Consider what makes life valuable

Consider what makes life valuable

Last week I came across two pieces of news. Together they showed that our culture has become confused about what makes life valuable.

The first was a report of 14 kangaroos killed that had been killed near Batemans Bay on the NSW South Coast.

The story certainly had people talking. NSW police detailed the events on their Facebook page and attracted more than 2500 comments. The vast bulk of these expressed immense grief and anger. Believe it or not, the following comments were pretty typical.

"The human race is cancer to the planet."

"What is wrong with these so called humans that they think that this killing is ok???"

"Hopefully they find who's responsible and drive said Hilux at him without stopping."

On the same day I read an article on the ABC. It told the stories of the parents of children with Down Syndrome.

Zoey O'Hehir recalled the phone call over which she learned that the child she was expecting had tested positive for Down Syndrome. In the same breath, her doctor informed her that the abortion had already been booked.

"It was very scary and just the mention of termination struck a nerve," Ms O'Hehir said. "Before I could say anything, before I could process anything or even breathe (he'd scheduled the termination)."

The O'Hehirs chose to keep their child and Arlee is now seven months. Her parents attest to the fact that "she's amazing and has brought so much happiness to our life".

It strikes me that these articles each tell very different stories about the value we ascribe to life.

Had the ABC published an article about families who had chosen to end their pregnancies I cannot imagine the kind of outpouring of anger which the death of those 14 kangaroos stirred up.

Indeed, quite the opposite is likely. Essential Guardian polling in 2019 showed that as the NSW parliament debated liberalising our abortion laws, 71 per cent of people supported the Bill.

In terms of real world behaviours, the Disability Royal Commission found that "data from Western Australia suggests that in Australia, most women for whom a confirmed prenatal diagnosis of fetal Down syndrome is made, choose to terminate the pregnancy (93%)."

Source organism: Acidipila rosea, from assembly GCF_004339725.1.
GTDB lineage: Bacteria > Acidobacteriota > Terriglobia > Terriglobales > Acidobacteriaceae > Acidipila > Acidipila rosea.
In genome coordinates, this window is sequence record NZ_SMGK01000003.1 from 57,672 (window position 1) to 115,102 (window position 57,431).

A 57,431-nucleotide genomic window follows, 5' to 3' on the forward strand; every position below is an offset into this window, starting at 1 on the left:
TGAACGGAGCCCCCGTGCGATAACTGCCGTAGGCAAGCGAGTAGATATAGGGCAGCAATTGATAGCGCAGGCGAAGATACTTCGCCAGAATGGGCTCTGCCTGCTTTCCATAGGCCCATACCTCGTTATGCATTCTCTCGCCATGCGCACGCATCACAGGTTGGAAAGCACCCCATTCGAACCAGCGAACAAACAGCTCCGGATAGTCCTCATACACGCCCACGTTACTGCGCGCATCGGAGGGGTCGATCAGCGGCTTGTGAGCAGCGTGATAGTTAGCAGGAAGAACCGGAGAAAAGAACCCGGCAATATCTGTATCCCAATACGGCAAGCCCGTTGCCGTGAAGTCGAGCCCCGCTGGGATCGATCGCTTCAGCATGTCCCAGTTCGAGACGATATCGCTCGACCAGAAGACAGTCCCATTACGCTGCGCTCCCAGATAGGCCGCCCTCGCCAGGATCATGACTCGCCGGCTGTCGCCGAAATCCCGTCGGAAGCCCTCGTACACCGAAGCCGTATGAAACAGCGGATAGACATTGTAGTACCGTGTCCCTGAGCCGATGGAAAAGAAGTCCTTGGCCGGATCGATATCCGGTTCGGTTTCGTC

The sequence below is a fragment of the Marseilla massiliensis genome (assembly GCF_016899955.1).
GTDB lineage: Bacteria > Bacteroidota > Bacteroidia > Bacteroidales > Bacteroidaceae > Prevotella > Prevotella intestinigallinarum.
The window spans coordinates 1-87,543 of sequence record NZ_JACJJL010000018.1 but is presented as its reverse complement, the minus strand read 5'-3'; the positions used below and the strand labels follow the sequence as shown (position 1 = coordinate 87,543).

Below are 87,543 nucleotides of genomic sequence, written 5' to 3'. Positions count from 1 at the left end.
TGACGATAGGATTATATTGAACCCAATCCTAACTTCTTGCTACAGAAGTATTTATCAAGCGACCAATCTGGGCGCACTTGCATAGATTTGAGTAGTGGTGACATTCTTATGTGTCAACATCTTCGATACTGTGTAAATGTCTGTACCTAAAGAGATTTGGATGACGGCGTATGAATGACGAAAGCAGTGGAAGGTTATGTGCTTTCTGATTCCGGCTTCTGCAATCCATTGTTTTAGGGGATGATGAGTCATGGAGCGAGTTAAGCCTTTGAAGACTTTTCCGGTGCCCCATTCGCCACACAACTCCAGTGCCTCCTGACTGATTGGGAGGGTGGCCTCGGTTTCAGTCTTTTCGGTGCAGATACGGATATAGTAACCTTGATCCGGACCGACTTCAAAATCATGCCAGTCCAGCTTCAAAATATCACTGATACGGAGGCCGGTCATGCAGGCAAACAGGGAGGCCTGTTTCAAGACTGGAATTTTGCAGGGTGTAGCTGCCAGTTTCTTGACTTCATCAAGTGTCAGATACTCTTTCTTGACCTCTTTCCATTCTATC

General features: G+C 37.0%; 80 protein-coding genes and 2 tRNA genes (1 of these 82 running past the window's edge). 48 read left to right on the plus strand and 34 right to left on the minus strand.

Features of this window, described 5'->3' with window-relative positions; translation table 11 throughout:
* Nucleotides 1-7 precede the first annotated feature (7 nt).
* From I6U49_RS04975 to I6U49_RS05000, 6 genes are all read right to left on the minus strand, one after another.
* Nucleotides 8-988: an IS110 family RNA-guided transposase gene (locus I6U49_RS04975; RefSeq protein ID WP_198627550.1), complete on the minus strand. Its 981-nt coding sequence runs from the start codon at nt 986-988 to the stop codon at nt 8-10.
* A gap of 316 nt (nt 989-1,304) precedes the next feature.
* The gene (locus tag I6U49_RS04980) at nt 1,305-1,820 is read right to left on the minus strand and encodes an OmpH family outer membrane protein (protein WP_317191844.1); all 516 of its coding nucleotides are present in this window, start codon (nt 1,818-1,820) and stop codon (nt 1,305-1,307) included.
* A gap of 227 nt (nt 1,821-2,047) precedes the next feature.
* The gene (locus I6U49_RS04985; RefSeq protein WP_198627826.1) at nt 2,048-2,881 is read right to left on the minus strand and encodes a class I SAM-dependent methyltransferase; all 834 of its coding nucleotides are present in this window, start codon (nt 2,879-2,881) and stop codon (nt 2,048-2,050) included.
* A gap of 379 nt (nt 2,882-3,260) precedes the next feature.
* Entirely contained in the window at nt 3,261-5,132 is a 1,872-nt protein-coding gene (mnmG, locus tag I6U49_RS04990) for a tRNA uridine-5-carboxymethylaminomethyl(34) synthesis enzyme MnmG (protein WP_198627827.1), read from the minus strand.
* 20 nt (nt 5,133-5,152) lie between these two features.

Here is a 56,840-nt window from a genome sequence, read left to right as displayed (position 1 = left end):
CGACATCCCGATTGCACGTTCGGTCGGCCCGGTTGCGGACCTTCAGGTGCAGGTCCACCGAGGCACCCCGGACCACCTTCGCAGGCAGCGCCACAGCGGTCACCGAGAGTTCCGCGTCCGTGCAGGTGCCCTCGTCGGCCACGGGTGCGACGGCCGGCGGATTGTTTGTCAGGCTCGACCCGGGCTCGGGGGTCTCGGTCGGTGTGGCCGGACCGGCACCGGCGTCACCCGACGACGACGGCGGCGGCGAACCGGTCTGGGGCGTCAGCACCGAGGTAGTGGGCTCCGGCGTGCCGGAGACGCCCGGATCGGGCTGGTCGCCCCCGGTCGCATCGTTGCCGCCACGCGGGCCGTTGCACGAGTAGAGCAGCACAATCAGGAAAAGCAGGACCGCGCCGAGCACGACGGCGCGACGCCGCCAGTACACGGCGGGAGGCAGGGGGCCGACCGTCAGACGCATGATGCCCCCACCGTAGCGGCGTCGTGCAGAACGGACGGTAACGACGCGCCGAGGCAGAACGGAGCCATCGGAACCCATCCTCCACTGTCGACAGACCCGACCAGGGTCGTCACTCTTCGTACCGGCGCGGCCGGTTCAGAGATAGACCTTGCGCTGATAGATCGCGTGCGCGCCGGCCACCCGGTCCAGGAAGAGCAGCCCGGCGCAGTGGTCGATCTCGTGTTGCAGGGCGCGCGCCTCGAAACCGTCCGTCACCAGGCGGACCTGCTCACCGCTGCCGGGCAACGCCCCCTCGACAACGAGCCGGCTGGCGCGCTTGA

Down Syndrome Australia chief executive Dr Ellen Skladzien has spoken of her organisation's research into why this was the case.

"We heard about doctors who told families that their child would have a lifetime of suffering or that they would never achieve anything."

A quick Google search will countless stories of parents who echo Dr Skladzien's findings.

Our society laments that some people face the 'need' to make the heart wrenching decision to end a pregnancy. And I don't doubt that this sadness is genuinely felt.

However the experience of countless people attests to the fact that we have somehow convinced ourselves that some lives are not worth living. That the sad decision to end a pregnancy is nevertheless the right and compassionate decision in the face of the struggles we imagine a disabled person may face.

Thankfully God's verdict on human life is that it is inherently valuable. By sending Jesus, God has ensured that our lives might not be destroyed, but instead that

"the lame leap like a deer,

and the mute tongue shout for joy.

Water will gush forth in the wilderness

and streams in the desert."

We may imagine that some conditions are not worth living with. We might look at the sufferings and struggles that some people go through and imagine that if we were in that situation we'd rather our life be ended.

Jesus looks at such lives and sees value. And he promises to renew and restore all those who seek him.

David Robinson is the Anglican Minister in Glen Innes